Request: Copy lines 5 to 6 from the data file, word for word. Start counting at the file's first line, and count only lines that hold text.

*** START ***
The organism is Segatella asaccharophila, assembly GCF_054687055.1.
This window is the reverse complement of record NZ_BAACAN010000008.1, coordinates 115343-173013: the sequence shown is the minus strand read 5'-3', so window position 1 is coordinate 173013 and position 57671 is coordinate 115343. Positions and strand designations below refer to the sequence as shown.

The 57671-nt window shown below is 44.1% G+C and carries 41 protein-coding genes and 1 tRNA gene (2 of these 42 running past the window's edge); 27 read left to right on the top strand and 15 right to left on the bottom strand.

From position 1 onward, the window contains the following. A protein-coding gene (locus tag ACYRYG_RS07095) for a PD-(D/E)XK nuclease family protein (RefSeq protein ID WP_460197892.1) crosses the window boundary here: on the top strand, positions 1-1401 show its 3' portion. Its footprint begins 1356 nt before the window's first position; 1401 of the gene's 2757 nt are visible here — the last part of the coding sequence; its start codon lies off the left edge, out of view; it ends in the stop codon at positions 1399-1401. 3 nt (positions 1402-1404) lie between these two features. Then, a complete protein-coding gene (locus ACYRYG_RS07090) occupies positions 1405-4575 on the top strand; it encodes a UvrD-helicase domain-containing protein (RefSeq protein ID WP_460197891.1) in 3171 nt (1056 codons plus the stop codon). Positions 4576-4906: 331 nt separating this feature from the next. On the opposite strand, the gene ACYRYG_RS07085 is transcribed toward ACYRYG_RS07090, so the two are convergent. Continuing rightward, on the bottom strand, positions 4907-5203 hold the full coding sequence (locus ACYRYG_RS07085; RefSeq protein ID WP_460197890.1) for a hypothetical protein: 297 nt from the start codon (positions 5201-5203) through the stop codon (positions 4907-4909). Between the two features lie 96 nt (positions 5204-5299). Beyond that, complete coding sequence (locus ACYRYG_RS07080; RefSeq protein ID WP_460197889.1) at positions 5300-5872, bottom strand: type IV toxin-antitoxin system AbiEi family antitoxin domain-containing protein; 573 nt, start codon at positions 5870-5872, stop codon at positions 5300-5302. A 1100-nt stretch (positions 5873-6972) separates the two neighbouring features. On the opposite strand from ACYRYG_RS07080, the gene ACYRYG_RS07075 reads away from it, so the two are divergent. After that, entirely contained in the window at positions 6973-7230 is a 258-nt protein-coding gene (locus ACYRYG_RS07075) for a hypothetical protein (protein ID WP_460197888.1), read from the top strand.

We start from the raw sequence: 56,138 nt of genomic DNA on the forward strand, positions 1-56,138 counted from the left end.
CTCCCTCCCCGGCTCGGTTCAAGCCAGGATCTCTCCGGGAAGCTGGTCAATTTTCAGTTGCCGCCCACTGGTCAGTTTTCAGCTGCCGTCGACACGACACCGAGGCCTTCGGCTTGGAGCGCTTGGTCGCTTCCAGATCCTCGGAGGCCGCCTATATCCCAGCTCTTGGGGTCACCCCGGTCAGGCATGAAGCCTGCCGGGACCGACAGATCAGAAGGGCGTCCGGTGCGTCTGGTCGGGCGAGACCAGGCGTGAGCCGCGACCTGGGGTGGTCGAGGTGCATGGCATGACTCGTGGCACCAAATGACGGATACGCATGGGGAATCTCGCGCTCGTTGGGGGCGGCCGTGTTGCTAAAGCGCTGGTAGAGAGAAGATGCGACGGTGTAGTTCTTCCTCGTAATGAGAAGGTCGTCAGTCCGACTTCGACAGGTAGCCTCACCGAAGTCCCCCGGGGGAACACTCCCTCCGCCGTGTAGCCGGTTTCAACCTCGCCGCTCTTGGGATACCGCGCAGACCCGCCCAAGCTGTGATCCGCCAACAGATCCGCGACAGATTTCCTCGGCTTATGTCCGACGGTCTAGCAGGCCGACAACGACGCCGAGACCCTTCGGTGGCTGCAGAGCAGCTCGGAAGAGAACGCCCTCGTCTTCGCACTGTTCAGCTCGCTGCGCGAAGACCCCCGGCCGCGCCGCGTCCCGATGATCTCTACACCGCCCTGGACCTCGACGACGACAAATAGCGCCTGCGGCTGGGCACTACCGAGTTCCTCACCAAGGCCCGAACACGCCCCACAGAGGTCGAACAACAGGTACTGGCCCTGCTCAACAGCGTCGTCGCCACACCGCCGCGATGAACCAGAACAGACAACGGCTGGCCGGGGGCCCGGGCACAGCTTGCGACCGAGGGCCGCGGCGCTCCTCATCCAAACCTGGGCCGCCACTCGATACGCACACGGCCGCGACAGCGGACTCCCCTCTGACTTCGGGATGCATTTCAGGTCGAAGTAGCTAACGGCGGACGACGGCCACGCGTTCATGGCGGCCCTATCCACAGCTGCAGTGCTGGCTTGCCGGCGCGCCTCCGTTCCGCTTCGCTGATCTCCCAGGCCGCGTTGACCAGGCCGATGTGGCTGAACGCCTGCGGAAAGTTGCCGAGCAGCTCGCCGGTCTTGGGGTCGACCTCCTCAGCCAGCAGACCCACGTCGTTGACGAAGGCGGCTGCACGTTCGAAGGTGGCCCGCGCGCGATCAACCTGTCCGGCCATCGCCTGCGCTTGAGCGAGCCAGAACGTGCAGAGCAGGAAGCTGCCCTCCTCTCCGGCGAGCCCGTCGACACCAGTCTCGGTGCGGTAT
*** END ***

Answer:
We start from the raw sequence: 56,138 nt of genomic DNA on the forward strand, positions 1-56,138 counted from the left end.
CTCCCTCCCCGGCTCGGTTCAAGCCAGGATCTCTCCGGGAAGCTGGTCAATTTTCAGTTGCCGCCCACTGGTCAGTTTTCAGCTGCCGTCGACACGACACCGAGGCCTTCGGCTTGGAGCGCTTGGTCGCTTCCAGATCCTCGGAGGCCGCCTATATCCCAGCTCTTGGGGTCACCCCGGTCAGGCATGAAGCCTGCCGGGACCGACAGATCAGAAGGGCGTCCGGTGCGTCTGGTCGGGCGAGACCAGGCGTGAGCCGCGACCTGGGGTGGTCGAGGTGCATGGCATGACTCGTGGCACCAAATGACGGATACGCATGGGGAATCTCGCGCTCGTTGGGGGCGGCCGTGTTGCTAAAGCGCTGGTAGAGAGAAGATGCGACGGTGTAGTTCTTCCTCGTAATGAGAAGGTCGTCAGTCCGACTTCGACAGGTAGCCTCACCGAAGTCCCCCGGGGGAACACTCCCTCCGCCGTGTAGCCGGTTTCAACCTCGCCGCTCTTGGGATACCGCGCAGACCCGCCCAAGCTGTGATCCGCCAACAGATCCGCGACAGATTTCCTCGGCTTATGTCCGACGGTCTAGCAGGCCGACAACGACGCCGAGACCCTTCGGTGGCTGCAGAGCAGCTCGGAAGAGAACGCCCTCGTCTTCGCACTGTTCAGCTCGCTGCGCGAAGACCCCCGGCCGCGCCGCGTCCCGATGATCTCTACACCGCCCTGGACCTCGACGACGACAAATAGCGCCTGCGGCTGGGCACTACCGAGTTCCTCACCAAGGCCCGAACACGCCCCACAGAGGTCGAACAACAGGTACTGGCCCTGCTCAACAGCGTCGTCGCCACACCGCCGCGATGAACCAGAACAGACAACGGCTGGCCGGGGGCCCGGGCACAGCTTGCGACCGAGGGCCGCGGCGCTCCTCATCCAAACCTGGGCCGCCACTCGATACGCACACGGCCGCGACAGCGGACTCCCCTCTGACTTCGGGATGCATTTCAGGTCGAAGTAGCTAACGGCGGACGACGGCCACGCGTTCATGGCGGCCCTATCCACAGCTGCAGTGCTGGCTTGCCGGCGCGCCTCCGTTCCGCTTCGCTGATCTCCCAGGCCGCGTTGACCAGGCCGATGTGGCTGAACGCCTGCGGAAAGTTGCCGAGCAGCTCGCCGGTCTTGGGGTCGACCTCCTCAGCCAGCAGACCCACGTCGTTGACGAAGGCGGCTGCACGTTCGAAGGTGGCCCGCGCGCGATCAACCTGTCCGGCCATCGCCTGCGCTTGAGCGAGCCAGAACGTGCAGAGCAGGAAGCTGCCCTCCTCTCCGGCGAGCCCGTCGACACCAGTCTCGGTGCGGTAT